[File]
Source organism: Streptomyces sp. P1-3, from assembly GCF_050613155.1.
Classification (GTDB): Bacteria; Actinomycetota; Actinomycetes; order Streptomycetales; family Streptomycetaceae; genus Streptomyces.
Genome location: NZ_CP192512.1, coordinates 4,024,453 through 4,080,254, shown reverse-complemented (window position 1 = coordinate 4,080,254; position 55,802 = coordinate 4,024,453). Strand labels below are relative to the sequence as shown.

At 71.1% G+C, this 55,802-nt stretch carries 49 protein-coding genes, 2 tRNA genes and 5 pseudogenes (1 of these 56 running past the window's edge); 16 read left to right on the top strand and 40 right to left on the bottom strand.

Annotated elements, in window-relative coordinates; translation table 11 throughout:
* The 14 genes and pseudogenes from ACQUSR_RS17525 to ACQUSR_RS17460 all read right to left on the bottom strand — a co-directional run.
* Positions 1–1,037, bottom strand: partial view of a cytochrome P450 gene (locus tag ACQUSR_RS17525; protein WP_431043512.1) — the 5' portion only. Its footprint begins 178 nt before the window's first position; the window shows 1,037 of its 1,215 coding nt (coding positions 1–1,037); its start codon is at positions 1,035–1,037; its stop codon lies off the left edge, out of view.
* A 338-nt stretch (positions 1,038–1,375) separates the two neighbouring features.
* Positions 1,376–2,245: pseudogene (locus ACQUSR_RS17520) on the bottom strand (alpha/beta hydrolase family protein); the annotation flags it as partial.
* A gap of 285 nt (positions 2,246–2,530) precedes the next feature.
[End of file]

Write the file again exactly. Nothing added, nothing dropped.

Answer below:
Source organism: Streptomyces sp. P1-3, from assembly GCF_050613155.1.
Classification (GTDB): Bacteria; Actinomycetota; Actinomycetes; order Streptomycetales; family Streptomycetaceae; genus Streptomyces.
Genome location: NZ_CP192512.1, coordinates 4,024,453 through 4,080,254, shown reverse-complemented (window position 1 = coordinate 4,080,254; position 55,802 = coordinate 4,024,453). Strand labels below are relative to the sequence as shown.

At 71.1% G+C, this 55,802-nt stretch carries 49 protein-coding genes, 2 tRNA genes and 5 pseudogenes (1 of these 56 running past the window's edge); 16 read left to right on the top strand and 40 right to left on the bottom strand.

Annotated elements, in window-relative coordinates; translation table 11 throughout:
* The 14 genes and pseudogenes from ACQUSR_RS17525 to ACQUSR_RS17460 all read right to left on the bottom strand — a co-directional run.
* Positions 1–1,037, bottom strand: partial view of a cytochrome P450 gene (locus tag ACQUSR_RS17525; protein WP_431043512.1) — the 5' portion only. Its footprint begins 178 nt before the window's first position; the window shows 1,037 of its 1,215 coding nt (coding positions 1–1,037); its start codon is at positions 1,035–1,037; its stop codon lies off the left edge, out of view.
* A 338-nt stretch (positions 1,038–1,375) separates the two neighbouring features.
* Positions 1,376–2,245: pseudogene (locus ACQUSR_RS17520) on the bottom strand (alpha/beta hydrolase family protein); the annotation flags it as partial.
* A gap of 285 nt (positions 2,246–2,530) precedes the next feature.